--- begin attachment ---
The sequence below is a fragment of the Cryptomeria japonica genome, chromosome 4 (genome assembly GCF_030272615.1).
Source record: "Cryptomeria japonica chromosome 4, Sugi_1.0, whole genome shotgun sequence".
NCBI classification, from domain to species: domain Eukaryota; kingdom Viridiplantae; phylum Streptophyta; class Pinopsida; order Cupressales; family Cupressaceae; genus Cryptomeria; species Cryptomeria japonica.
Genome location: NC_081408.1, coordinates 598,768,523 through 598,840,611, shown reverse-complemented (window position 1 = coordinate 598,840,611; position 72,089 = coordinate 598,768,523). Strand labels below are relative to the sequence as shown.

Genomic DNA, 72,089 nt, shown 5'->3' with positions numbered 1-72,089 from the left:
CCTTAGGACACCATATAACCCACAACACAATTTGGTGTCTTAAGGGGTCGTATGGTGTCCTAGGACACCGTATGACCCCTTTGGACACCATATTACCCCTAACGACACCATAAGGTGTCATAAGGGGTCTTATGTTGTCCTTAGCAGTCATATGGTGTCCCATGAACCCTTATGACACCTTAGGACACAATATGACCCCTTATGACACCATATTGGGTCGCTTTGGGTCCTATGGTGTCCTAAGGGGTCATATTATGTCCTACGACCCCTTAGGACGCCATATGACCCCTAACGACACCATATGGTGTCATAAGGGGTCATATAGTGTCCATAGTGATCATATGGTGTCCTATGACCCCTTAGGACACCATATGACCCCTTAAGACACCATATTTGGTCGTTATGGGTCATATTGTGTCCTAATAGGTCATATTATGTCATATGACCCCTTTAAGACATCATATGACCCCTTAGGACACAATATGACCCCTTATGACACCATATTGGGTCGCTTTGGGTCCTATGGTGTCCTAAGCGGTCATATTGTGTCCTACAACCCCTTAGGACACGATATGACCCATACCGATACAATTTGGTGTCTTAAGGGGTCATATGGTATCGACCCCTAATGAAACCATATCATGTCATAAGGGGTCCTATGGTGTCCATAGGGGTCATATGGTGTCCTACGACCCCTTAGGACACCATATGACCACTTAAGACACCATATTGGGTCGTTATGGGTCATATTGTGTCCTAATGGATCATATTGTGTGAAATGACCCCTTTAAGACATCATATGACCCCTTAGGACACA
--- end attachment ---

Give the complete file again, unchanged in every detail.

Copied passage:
The sequence below is a fragment of the Cryptomeria japonica genome, chromosome 4 (genome assembly GCF_030272615.1).
Source record: "Cryptomeria japonica chromosome 4, Sugi_1.0, whole genome shotgun sequence".
NCBI classification, from domain to species: domain Eukaryota; kingdom Viridiplantae; phylum Streptophyta; class Pinopsida; order Cupressales; family Cupressaceae; genus Cryptomeria; species Cryptomeria japonica.
Genome location: NC_081408.1, coordinates 598,768,523 through 598,840,611, shown reverse-complemented (window position 1 = coordinate 598,840,611; position 72,089 = coordinate 598,768,523). Strand labels below are relative to the sequence as shown.

Genomic DNA, 72,089 nt, shown 5'->3' with positions numbered 1-72,089 from the left:
CCTTAGGACACCATATAACCCACAACACAATTTGGTGTCTTAAGGGGTCGTATGGTGTCCTAGGACACCGTATGACCCCTTTGGACACCATATTACCCCTAACGACACCATAAGGTGTCATAAGGGGTCTTATGTTGTCCTTAGCAGTCATATGGTGTCCCATGAACCCTTATGACACCTTAGGACACAATATGACCCCTTATGACACCATATTGGGTCGCTTTGGGTCCTATGGTGTCCTAAGGGGTCATATTATGTCCTACGACCCCTTAGGACGCCATATGACCCCTAACGACACCATATGGTGTCATAAGGGGTCATATAGTGTCCATAGTGATCATATGGTGTCCTATGACCCCTTAGGACACCATATGACCCCTTAAGACACCATATTTGGTCGTTATGGGTCATATTGTGTCCTAATAGGTCATATTATGTCATATGACCCCTTTAAGACATCATATGACCCCTTAGGACACAATATGACCCCTTATGACACCATATTGGGTCGCTTTGGGTCCTATGGTGTCCTAAGCGGTCATATTGTGTCCTACAACCCCTTAGGACACGATATGACCCATACCGATACAATTTGGTGTCTTAAGGGGTCATATGGTATCGACCCCTAATGAAACCATATCATGTCATAAGGGGTCCTATGGTGTCCATAGGGGTCATATGGTGTCCTACGACCCCTTAGGACACCATATGACCACTTAAGACACCATATTGGGTCGTTATGGGTCATATTGTGTCCTAATGGATCATATTGTGTGAAATGACCCCTTTAAGACATCATATGACCCCTTAGGACACA